Angie Mindus photos City workers cleaned up what was left of a homeless camp in the Williams Lake River Valley Monday following a fire on the weekend.

City dismantles homeless camp in River Valley

Williams Lake Fire Dept. responded to a fire at the site the day before

A homeless camp hidden by trees and close to the creek in the Williams Lake River Valley was dismantled Monday by city crews after the fire department responded to a fire at the site Sunday afternoon.

“That’s pretty scary,” said Mayor Walt Cobb of the fire. “If we end up with a fire in the river valley we’re in trouble. We were aware there were people staying down there and that’s one of the reasons we were monitoring it.”

Read more: River Valley fire started at location of homeless camp

The Tribune visited the site on Monday as crews arrived with a backhoe and a dump truck to remove debris.

There was bedding, a stereo, monitors, fencing, a weedeater, books, a naloxone kit, clothing, a generator, toaster, food and drug containers and more littering the site.

Gary Muraca, the city’s manager of municipal services, said he and his staff were first made aware of the camp about four weeks ago.

“We had concerns because it was turning into a garbage dump and because of the activities that were going on there,” Muraca said, adding there were four people living there that they knew of.

The mother of a 28-year-old man that had been staying in the camp told the Tribune her son needs help.

Rena Petz said when she found out her son was staying at the camp she contacted the City by e-mail to alert them of the situation.

“I told them I’ve been crying for help for my son for a long time now and nothing happens — the system is broken.”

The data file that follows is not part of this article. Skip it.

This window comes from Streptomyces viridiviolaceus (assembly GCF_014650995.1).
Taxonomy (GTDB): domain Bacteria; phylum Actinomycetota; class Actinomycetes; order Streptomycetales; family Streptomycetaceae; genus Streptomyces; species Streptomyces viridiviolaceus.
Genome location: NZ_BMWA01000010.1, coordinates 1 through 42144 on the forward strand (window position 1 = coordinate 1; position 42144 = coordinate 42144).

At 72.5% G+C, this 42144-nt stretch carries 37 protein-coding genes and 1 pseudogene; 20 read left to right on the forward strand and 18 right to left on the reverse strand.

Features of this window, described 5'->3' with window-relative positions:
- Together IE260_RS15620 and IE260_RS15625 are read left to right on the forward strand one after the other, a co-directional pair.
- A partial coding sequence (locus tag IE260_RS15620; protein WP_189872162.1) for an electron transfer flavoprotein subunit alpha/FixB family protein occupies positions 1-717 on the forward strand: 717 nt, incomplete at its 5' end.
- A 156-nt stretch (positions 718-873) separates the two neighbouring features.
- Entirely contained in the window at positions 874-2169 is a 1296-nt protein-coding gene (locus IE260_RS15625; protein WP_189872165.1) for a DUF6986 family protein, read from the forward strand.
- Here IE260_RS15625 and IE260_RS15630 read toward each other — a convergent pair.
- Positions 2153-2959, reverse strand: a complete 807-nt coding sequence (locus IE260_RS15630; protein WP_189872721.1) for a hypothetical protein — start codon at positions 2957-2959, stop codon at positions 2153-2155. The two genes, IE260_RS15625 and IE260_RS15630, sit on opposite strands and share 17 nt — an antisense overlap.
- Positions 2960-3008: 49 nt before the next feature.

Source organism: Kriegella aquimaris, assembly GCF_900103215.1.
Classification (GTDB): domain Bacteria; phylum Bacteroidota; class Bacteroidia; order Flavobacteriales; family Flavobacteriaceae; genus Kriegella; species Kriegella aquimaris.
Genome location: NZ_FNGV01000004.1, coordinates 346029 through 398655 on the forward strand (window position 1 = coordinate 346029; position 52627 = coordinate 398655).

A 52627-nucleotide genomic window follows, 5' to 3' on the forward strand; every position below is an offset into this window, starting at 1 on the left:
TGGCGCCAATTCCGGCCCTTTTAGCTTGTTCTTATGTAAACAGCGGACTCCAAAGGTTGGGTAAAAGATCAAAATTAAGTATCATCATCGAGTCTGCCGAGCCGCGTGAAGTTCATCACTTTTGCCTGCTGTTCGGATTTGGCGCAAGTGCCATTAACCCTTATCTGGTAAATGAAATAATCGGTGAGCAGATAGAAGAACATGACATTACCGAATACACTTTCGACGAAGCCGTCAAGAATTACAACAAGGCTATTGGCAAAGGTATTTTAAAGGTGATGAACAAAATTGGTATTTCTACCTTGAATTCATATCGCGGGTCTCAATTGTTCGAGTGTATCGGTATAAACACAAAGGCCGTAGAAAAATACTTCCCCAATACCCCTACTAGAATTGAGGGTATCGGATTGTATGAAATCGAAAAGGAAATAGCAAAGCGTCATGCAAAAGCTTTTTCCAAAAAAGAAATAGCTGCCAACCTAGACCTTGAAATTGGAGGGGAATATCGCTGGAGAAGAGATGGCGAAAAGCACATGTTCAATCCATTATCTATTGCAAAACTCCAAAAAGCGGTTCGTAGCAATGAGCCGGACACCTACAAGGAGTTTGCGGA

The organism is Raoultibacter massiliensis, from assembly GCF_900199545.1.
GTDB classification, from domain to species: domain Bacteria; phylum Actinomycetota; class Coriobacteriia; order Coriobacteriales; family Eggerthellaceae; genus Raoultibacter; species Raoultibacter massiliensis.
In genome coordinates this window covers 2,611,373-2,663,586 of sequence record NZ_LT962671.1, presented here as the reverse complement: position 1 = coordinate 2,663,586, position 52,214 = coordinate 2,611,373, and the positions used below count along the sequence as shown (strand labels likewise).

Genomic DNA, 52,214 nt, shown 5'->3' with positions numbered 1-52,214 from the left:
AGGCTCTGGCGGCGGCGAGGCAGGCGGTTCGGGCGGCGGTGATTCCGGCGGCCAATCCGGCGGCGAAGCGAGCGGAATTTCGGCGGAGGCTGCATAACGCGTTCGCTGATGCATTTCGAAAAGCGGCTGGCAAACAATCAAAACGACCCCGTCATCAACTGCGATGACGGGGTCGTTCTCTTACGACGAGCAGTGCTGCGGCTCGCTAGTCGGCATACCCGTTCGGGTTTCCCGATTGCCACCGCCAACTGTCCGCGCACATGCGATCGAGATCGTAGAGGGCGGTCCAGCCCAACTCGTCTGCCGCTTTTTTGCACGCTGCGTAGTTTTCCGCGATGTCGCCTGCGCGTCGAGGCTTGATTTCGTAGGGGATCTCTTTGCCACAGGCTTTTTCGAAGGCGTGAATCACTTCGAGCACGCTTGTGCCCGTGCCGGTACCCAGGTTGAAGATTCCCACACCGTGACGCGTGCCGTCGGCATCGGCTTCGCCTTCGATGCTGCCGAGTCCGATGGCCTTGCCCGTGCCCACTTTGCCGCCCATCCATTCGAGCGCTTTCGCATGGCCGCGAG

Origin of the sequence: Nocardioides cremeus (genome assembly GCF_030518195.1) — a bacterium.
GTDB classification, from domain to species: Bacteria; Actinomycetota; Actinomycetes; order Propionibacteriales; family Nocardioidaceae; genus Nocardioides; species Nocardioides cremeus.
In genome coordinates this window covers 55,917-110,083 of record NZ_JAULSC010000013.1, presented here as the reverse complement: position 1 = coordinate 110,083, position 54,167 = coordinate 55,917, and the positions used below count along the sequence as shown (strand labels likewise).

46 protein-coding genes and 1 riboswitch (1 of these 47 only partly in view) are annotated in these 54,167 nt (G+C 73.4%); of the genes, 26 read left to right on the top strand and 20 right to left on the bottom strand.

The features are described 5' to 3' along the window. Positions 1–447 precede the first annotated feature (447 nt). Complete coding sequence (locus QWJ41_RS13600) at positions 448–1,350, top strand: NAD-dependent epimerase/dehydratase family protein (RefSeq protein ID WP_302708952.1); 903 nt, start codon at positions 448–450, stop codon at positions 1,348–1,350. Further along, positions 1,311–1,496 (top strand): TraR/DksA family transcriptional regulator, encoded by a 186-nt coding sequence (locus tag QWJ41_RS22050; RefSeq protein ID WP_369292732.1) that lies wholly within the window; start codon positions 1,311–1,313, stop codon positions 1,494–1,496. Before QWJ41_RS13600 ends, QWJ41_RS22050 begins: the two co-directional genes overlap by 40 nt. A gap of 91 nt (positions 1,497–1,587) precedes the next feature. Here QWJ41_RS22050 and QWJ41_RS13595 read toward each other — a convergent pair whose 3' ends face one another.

Petz, who lives in Kersley, said she doesn’t know what to do.

“I’m trying to get a medical warrant, but the problem with the law is that he’s an adult,” she said.

“It’s a vicious cycle and makes me so frustrated.”

Muraca said about three weeks ago the City involved the Salvation Army, bylaw staff, RCMP and Interior Health.

“We had them all at the table to discuss how best to deal with these people and get them the support they needed. We told them our biggest concern was public safety, especially for fire.”

If the fire had been a week later, and if things were drier, Muraca said he hates to think of what might have happened.

“Can you imagine if it travelled to the Tolko log yard above? We cannot turn a blind eye and we cannot let another camp get established like that one,” he added. “We know there are some others ones down there, maybe just a tent, but when they get like that one we have to go in and shut it down.”

Muraca said outreach services from the Salvation Army and the RCMP visited the site recently, offered services, explained some concerns to the residents who said they would vacate the premises, but that did not happen.

He estimated there are more than 100 homeless people in Williams Lake presently, up from the usual number of 50, and said while some people are coming to the area from other places, the majority of them are locals.

“We have had issues with people staying in the outdoor stage and the covered picnic area in Boitanio Park as well,” Muraca said. “When you are in these key areas where safety and kids are involved, we are going to put the run on them.”

Cobb said there’s a zero-percent vacancy rate in Williams Lake which isn’t helping the situation.

“Some of the people camping in the river valley cannot find a place to live, some are just here for the weekend — it is a combination of things,” Cobb added.

While in the river valley Monday, the Tribune also witnessed tenters above the creek, however, Muraca said that those individuals are on BC Rail property who were notified by the city of the situation.

Dave Dickson, manager of community safety, said he is not sure what the answer is to the problem, but fires in the river valley are putting the city in jeopardy.



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